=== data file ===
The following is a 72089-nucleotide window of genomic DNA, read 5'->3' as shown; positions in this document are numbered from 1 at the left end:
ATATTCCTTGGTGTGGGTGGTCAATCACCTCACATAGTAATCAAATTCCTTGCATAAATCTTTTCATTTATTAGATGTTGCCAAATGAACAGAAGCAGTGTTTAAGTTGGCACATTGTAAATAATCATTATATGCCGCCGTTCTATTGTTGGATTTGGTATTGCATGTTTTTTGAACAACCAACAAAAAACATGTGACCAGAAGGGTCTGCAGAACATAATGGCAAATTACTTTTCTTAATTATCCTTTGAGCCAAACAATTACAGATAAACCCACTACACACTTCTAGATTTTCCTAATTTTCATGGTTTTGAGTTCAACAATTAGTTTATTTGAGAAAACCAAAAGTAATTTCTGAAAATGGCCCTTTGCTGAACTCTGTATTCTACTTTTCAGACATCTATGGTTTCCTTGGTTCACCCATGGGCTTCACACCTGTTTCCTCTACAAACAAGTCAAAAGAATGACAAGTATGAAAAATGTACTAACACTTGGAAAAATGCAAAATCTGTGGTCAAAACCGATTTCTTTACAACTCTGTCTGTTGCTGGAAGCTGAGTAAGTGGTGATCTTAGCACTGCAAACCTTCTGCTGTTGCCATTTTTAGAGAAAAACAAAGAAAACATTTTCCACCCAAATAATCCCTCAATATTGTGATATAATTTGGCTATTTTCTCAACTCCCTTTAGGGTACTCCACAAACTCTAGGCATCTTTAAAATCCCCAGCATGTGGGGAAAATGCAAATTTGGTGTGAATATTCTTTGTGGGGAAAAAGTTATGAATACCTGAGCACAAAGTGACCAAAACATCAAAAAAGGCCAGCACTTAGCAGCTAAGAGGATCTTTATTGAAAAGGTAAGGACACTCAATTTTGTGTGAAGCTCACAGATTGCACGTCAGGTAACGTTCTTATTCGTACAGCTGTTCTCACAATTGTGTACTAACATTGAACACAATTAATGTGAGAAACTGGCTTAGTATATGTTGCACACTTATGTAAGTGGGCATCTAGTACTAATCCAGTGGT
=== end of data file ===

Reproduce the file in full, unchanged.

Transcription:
The following is a 72089-nucleotide window of genomic DNA, read 5'->3' as shown; positions in this document are numbered from 1 at the left end:
ATATTCCTTGGTGTGGGTGGTCAATCACCTCACATAGTAATCAAATTCCTTGCATAAATCTTTTCATTTATTAGATGTTGCCAAATGAACAGAAGCAGTGTTTAAGTTGGCACATTGTAAATAATCATTATATGCCGCCGTTCTATTGTTGGATTTGGTATTGCATGTTTTTTGAACAACCAACAAAAAACATGTGACCAGAAGGGTCTGCAGAACATAATGGCAAATTACTTTTCTTAATTATCCTTTGAGCCAAACAATTACAGATAAACCCACTACACACTTCTAGATTTTCCTAATTTTCATGGTTTTGAGTTCAACAATTAGTTTATTTGAGAAAACCAAAAGTAATTTCTGAAAATGGCCCTTTGCTGAACTCTGTATTCTACTTTTCAGACATCTATGGTTTCCTTGGTTCACCCATGGGCTTCACACCTGTTTCCTCTACAAACAAGTCAAAAGAATGACAAGTATGAAAAATGTACTAACACTTGGAAAAATGCAAAATCTGTGGTCAAAACCGATTTCTTTACAACTCTGTCTGTTGCTGGAAGCTGAGTAAGTGGTGATCTTAGCACTGCAAACCTTCTGCTGTTGCCATTTTTAGAGAAAAACAAAGAAAACATTTTCCACCCAAATAATCCCTCAATATTGTGATATAATTTGGCTATTTTCTCAACTCCCTTTAGGGTACTCCACAAACTCTAGGCATCTTTAAAATCCCCAGCATGTGGGGAAAATGCAAATTTGGTGTGAATATTCTTTGTGGGGAAAAAGTTATGAATACCTGAGCACAAAGTGACCAAAACATCAAAAAAGGCCAGCACTTAGCAGCTAAGAGGATCTTTATTGAAAAGGTAAGGACACTCAATTTTGTGTGAAGCTCACAGATTGCACGTCAGGTAACGTTCTTATTCGTACAGCTGTTCTCACAATTGTGTACTAACATTGAACACAATTAATGTGAGAAACTGGCTTAGTATATGTTGCACACTTATGTAAGTGGGCATCTAGTACTAATCCAGTGGT